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Education Research International
Volume 2017, Article ID 5160863, 16 pages
https://doi.org/10.1155/2017/5160863
Review Article

Competence Models as a Tool for Conceptualizing the Systematic Process of Entrepreneurship Competence Development

1University of Tartu, Ülikooli 18, 50090 Tartu, Estonia
2Estonian Business School, Lauteri 3, 10114 Tallinn, Estonia

Correspondence should be addressed to Marge Täks; moc.liamg@skat.egram

Received 26 February 2017; Revised 19 May 2017; Accepted 13 July 2017; Published 13 August 2017

Academic Editor: Harm Biemans

Copyright © 2017 Uku Lilleväli and Marge Täks. This is an open access article distributed under the Creative Commons Attribution License, which permits unrestricted use, distribution, and reproduction in any medium, provided the original work is properly cited.

Abstract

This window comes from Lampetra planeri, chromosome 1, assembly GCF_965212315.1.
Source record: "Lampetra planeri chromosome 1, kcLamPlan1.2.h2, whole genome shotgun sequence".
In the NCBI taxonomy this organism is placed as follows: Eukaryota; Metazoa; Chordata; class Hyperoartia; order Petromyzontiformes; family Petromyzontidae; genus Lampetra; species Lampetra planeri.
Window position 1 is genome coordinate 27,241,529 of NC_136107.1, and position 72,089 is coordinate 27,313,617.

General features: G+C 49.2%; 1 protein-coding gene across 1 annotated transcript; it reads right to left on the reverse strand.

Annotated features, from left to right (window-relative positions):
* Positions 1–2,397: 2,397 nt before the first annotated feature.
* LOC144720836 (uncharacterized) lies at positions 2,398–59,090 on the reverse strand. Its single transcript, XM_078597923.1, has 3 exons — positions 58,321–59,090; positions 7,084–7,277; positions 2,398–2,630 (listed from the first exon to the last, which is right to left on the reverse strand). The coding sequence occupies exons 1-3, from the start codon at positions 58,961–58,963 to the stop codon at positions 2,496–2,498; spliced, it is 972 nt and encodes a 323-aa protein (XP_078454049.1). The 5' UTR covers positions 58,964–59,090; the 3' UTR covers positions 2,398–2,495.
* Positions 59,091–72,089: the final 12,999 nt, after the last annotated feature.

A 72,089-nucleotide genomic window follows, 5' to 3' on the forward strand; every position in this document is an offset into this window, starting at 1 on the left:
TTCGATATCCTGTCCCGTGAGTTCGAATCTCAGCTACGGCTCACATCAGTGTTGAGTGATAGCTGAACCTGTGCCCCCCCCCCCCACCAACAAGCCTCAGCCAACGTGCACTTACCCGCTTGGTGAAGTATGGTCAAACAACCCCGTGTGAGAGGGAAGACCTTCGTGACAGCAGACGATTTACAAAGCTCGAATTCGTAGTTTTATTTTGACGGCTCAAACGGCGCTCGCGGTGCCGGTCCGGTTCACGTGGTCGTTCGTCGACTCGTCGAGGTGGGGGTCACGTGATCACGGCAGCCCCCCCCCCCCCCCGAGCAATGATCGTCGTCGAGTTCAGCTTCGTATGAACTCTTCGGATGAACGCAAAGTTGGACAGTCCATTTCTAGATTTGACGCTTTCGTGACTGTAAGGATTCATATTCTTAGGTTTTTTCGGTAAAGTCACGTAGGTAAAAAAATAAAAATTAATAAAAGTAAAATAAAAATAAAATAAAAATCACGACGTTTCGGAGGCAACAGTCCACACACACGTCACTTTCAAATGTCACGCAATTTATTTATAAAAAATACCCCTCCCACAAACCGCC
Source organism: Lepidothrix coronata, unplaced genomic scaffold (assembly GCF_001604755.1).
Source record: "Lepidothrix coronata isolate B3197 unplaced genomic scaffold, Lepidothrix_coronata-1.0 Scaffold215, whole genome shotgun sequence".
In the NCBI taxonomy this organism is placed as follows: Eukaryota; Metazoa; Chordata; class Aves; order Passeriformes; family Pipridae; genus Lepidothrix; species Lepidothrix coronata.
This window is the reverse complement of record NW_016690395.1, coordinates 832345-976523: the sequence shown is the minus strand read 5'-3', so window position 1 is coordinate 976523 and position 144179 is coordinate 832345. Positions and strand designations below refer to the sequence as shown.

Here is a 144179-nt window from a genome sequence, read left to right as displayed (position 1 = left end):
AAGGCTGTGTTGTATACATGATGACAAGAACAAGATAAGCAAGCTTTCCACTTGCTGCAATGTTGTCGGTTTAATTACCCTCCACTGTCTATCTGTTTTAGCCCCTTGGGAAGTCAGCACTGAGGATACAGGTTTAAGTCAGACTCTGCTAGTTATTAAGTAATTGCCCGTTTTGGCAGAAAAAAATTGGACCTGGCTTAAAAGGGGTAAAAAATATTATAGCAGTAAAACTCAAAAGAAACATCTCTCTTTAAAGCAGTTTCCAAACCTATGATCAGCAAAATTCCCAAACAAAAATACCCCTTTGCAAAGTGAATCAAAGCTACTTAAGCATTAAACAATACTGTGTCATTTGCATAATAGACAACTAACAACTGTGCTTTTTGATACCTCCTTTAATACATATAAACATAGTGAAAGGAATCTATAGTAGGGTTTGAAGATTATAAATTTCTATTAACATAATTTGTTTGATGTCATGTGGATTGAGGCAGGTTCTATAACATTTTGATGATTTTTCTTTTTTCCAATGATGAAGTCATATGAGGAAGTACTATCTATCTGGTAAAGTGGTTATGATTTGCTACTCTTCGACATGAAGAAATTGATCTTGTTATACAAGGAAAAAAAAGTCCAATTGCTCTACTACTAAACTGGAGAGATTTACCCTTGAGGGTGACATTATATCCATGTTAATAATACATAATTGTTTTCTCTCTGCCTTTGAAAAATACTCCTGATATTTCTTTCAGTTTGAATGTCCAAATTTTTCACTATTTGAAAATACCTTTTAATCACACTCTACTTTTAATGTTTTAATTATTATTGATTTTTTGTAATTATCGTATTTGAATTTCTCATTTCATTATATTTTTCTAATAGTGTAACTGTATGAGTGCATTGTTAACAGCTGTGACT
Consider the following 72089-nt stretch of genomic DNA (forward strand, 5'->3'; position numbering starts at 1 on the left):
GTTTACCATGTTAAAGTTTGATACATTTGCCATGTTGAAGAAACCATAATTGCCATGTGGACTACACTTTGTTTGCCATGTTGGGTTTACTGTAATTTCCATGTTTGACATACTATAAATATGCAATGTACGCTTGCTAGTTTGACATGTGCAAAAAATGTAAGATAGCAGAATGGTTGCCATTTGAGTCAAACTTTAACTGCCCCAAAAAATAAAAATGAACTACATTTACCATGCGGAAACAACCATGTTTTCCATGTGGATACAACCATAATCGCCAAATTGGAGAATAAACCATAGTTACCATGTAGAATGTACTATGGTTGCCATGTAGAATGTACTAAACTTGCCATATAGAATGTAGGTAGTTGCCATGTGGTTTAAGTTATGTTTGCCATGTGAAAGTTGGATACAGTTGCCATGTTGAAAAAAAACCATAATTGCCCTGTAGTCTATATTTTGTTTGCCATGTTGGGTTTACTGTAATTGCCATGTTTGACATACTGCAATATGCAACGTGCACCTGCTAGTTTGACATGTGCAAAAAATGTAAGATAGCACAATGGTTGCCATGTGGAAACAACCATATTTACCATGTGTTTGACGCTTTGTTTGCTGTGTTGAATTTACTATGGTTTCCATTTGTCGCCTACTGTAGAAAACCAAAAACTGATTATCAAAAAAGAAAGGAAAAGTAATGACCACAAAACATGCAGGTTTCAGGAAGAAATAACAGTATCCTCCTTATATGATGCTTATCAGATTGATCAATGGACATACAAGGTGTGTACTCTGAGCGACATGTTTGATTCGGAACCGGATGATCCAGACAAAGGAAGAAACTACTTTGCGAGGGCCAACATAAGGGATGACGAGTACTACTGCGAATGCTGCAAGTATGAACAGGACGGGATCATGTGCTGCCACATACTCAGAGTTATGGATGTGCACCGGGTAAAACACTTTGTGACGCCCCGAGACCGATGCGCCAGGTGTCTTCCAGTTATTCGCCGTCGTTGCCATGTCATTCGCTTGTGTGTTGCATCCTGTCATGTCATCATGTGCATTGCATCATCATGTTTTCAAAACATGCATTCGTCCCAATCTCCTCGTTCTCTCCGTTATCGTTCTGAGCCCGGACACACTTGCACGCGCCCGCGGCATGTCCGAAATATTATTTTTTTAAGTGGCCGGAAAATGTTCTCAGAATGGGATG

Entrepreneurship Education (EE) is believed to be an important key to supporting learners to become entrepreneurial, which means it needs to be approached systematically. Competence models provide a platform to meaningfully embed varying interpretations, learning outcomes, and roles of EE and allow educators and other stakeholders to apply EE systematically throughout all education levels. The aim of this study was to understand how systematic entrepreneurship competence development throughout the education levels is conceptualized in different EE competence models. In other words, what are the critical aspects to consider while constructing systematic competence models for EE purposes? The results of the analysis of the competence models help educators, school boards, policymakers, local municipalities, researchers, and other relevant stakeholders to obtain a clearer understanding of how EE learning outcomes can be systematically achieved at all education levels. However, lacking empirical proof regarding the impact of the models’ application, these models represent the “optimal set” of expected competencies for specific education levels and types. In its original form, a competence model established for a specific education system is unlikely to fit the needs and aims of other education systems. Thus, it is recommended that any model be adapted to a specific need and with a focus on learning outcomes.